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Editor's Comment: A Black Friday backdrop to a different kind of sale

It’s here, it’s happened and now we await the results. Black Friday has passed for another year.

So far, there are conflicting reports on the US-imported discounting day’s success this year. While many UK retailers observed growth, it seems to be slowing. However, there appears to have been a surprise uplift in the number of people choosing to shop in stores on Black Friday, suggesting last year they were simply put off by the scenes of mayhem in 2014.

Having said that, there were clear indications that Black Friday is a multichannel event for those who take part. Five orders were placed every second online at John Lewis between 8am and 8:30am. The store at Westfield Stratford City – which I went to with my consumer hat on – was certainly extremely busy on Friday, in particular in the electricals department. Big-ticket items such as TVs and premium products in other categories are where the discounts made a huge difference. The anecdotal evidence of a slowdown in online growth and a shift back towards bricks-and-mortar stores show Black Friday is still evolving.

 

Even while retailers report bumper sales, many remain notably silent on the subject of profit and margins.

 

Many retailers stretched out their Black Friday and Cyber Monday deals for at least a week this year, so it will be a while before we know its full impact. And even while retailers report bumper sales, many remain notably silent on the subject of profit and margins.

In other news, womenswear retailers Oasis, Coast and Warehouse could be up for sale, and all three brands have posted good results this week. Oasis increased its profits year on year, Coast returned to profit, and Warehouse reduced its losses by almost £2m compared with the year before.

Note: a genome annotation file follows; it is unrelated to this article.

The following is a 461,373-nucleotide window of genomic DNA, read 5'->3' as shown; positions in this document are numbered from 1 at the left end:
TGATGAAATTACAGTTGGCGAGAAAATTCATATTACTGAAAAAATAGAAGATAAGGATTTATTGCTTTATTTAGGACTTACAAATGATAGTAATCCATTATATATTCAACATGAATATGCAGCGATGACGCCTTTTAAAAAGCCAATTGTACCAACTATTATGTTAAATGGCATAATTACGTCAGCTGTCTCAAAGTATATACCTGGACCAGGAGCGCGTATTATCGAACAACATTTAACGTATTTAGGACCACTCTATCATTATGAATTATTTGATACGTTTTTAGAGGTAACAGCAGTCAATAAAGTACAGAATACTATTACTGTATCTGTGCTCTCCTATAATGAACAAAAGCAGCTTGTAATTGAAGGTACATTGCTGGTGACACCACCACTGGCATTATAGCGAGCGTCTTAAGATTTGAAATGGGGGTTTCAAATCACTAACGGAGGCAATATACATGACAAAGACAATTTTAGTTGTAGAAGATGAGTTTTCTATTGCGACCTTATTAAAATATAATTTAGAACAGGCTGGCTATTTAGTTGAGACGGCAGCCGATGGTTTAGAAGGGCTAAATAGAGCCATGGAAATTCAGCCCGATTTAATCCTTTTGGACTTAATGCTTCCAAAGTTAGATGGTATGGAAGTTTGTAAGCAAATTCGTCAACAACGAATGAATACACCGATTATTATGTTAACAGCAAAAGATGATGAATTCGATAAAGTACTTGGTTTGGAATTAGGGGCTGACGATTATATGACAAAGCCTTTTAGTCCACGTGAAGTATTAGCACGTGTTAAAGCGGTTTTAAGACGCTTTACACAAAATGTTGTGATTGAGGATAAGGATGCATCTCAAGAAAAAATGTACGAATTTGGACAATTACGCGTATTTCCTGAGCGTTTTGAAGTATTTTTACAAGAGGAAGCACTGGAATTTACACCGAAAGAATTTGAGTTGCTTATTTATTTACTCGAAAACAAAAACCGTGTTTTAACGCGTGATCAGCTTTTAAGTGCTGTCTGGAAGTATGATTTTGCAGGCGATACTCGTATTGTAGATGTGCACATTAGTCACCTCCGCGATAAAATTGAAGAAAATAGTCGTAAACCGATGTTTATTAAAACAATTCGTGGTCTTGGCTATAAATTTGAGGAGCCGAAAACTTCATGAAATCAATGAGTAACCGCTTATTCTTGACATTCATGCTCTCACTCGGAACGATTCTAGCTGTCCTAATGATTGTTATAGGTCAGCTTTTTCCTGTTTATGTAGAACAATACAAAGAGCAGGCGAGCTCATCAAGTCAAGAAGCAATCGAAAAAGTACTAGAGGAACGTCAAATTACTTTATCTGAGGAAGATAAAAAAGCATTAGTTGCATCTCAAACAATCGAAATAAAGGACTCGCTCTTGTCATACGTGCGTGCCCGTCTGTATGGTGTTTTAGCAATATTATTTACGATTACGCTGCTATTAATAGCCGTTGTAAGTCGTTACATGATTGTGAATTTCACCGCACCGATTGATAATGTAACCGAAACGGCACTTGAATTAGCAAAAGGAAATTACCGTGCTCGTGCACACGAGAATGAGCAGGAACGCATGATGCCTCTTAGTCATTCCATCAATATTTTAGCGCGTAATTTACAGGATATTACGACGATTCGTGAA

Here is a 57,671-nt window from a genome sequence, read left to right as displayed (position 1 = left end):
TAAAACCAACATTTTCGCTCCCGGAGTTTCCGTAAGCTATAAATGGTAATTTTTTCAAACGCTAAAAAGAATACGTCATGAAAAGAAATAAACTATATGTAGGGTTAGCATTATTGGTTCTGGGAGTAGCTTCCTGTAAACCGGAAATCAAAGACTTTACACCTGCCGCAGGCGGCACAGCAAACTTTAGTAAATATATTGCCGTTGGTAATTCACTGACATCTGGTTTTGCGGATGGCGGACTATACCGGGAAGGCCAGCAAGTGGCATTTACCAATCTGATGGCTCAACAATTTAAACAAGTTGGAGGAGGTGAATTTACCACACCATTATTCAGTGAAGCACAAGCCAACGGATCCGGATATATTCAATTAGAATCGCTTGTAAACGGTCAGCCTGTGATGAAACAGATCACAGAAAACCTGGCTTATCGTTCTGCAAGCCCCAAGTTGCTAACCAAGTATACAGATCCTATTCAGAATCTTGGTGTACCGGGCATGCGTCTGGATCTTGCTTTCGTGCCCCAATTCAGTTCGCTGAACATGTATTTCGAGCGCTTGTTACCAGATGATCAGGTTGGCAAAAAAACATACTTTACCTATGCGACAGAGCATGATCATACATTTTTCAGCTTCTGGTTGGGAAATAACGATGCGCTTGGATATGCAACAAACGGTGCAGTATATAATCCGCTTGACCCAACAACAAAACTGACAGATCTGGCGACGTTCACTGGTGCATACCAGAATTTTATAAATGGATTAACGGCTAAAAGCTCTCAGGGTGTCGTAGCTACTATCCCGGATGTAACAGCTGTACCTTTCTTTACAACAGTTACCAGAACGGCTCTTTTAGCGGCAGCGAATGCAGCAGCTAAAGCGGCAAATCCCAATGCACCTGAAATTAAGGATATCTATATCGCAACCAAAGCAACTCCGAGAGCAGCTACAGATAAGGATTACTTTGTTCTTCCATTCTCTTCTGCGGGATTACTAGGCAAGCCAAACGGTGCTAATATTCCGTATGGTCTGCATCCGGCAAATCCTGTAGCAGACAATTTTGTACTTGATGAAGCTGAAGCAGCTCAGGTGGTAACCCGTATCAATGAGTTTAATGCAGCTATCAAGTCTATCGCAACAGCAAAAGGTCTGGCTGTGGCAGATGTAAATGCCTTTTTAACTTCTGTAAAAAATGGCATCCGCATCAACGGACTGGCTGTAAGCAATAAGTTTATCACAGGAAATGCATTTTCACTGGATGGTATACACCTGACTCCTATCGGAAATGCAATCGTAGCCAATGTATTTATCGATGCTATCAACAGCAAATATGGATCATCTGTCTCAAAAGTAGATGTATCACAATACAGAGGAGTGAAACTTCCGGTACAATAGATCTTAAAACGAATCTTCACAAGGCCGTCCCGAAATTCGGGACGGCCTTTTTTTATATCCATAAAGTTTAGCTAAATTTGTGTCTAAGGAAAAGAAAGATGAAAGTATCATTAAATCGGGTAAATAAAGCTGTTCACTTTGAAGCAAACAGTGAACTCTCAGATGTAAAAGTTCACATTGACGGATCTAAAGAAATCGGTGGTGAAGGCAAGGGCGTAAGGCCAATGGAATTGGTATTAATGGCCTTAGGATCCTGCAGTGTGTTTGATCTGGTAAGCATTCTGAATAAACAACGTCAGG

Liz Evans took control of both Oasis and Warehouse in March 2013, having previously served as managing director at Oasis since October 2010. She set out a three-year plan for improving Oasis, which was followed this year by a corresponding strategy for Warehouse.

And the plans seem to be working. The Oasis store at Tottenham Court Road picked up the gong for Best Store Design at last month’s Drapers Awards, and the retailer has been widely praised for its design, clear brand identity and in-store experience.

At Warehouse, which has struggled somewhat over recent years, Evans brought in new design director Emma Cook and oversaw a revamp of its flagship London store. This fresh approach has got people talking about Warehouse again, in the right way.

She has also re-platformed both the Oasis and Warehouse websites, ensuring both store and online are given equal importance. As a result, both retailers are in a much better position to attract a potential buyer than before Evans took the helm.

 

 

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